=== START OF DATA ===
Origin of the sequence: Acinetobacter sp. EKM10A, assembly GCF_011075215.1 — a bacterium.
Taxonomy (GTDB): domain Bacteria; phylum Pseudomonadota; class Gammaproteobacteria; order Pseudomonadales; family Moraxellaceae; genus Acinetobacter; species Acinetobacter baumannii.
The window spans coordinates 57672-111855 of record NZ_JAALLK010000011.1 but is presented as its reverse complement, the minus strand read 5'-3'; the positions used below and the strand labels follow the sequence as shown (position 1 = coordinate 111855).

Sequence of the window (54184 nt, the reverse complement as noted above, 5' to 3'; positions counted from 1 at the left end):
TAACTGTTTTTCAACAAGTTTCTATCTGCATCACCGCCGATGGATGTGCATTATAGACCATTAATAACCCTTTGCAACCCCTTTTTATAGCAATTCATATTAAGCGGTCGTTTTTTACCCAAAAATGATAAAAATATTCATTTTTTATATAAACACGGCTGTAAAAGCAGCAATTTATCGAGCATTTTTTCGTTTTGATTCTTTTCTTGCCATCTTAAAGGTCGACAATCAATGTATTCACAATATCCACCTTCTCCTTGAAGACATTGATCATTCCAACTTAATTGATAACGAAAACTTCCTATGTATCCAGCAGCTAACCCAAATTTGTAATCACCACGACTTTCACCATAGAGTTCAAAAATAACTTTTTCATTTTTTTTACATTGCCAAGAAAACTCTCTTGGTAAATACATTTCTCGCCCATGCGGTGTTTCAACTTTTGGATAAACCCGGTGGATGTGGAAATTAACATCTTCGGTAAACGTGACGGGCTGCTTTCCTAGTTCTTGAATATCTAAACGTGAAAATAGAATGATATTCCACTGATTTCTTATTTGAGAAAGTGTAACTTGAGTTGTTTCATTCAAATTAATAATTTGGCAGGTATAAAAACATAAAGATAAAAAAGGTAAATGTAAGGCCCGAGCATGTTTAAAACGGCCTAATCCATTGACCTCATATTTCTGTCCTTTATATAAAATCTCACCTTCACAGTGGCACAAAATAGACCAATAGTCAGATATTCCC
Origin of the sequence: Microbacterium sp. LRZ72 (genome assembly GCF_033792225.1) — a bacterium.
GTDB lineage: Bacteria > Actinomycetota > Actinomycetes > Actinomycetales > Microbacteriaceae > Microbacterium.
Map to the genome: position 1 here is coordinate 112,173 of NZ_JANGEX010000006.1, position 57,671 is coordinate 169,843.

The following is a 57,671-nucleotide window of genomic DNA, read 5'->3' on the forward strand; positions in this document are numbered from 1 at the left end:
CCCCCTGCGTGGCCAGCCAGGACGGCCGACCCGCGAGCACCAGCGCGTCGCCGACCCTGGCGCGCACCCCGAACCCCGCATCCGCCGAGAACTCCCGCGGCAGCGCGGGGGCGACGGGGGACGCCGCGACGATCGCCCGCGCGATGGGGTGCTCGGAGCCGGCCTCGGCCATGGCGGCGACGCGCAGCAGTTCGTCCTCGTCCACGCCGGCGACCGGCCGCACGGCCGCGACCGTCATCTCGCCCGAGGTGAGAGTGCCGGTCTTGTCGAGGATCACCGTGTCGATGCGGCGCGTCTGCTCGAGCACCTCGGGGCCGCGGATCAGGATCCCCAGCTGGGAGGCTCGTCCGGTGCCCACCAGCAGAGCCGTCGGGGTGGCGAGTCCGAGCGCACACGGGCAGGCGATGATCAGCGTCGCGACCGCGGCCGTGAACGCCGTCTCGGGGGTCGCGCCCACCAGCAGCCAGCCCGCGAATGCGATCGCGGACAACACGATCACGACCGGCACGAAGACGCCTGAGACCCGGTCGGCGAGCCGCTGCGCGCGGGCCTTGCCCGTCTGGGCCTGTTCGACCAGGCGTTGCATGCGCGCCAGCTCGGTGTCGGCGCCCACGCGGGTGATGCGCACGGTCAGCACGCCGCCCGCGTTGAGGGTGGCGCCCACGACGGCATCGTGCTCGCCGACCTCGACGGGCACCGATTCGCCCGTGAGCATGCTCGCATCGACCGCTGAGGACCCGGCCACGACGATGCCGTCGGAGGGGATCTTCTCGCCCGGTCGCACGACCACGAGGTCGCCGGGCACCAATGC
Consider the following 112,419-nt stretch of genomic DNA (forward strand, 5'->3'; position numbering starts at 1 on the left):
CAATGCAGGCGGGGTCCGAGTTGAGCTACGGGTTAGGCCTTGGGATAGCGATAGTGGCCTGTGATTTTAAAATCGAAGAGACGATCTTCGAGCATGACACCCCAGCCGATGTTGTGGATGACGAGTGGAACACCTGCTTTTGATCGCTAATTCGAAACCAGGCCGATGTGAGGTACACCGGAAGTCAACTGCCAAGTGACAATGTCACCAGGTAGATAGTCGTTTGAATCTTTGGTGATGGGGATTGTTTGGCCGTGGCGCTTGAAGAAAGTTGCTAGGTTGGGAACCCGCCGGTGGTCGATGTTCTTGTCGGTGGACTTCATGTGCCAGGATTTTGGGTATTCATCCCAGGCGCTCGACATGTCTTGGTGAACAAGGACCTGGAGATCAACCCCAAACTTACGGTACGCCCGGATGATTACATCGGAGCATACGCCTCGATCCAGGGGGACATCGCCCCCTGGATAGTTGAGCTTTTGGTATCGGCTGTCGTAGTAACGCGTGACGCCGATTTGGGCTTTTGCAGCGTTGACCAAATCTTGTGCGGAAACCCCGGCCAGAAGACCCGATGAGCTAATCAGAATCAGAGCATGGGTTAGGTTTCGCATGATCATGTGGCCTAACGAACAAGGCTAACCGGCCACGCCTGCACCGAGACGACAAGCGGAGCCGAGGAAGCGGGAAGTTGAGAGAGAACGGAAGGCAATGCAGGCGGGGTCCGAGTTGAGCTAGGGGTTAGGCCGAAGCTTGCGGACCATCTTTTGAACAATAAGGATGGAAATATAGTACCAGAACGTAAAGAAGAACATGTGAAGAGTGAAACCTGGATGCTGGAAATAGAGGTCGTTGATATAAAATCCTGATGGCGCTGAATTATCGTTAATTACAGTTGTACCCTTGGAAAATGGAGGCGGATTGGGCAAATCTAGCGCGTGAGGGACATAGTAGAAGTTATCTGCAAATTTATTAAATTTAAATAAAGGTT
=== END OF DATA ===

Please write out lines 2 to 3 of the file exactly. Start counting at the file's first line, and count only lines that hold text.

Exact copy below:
Taxonomy (GTDB): domain Bacteria; phylum Pseudomonadota; class Gammaproteobacteria; order Pseudomonadales; family Moraxellaceae; genus Acinetobacter; species Acinetobacter baumannii.
The window spans coordinates 57672-111855 of record NZ_JAALLK010000011.1 but is presented as its reverse complement, the minus strand read 5'-3'; the positions used below and the strand labels follow the sequence as shown (position 1 = coordinate 111855).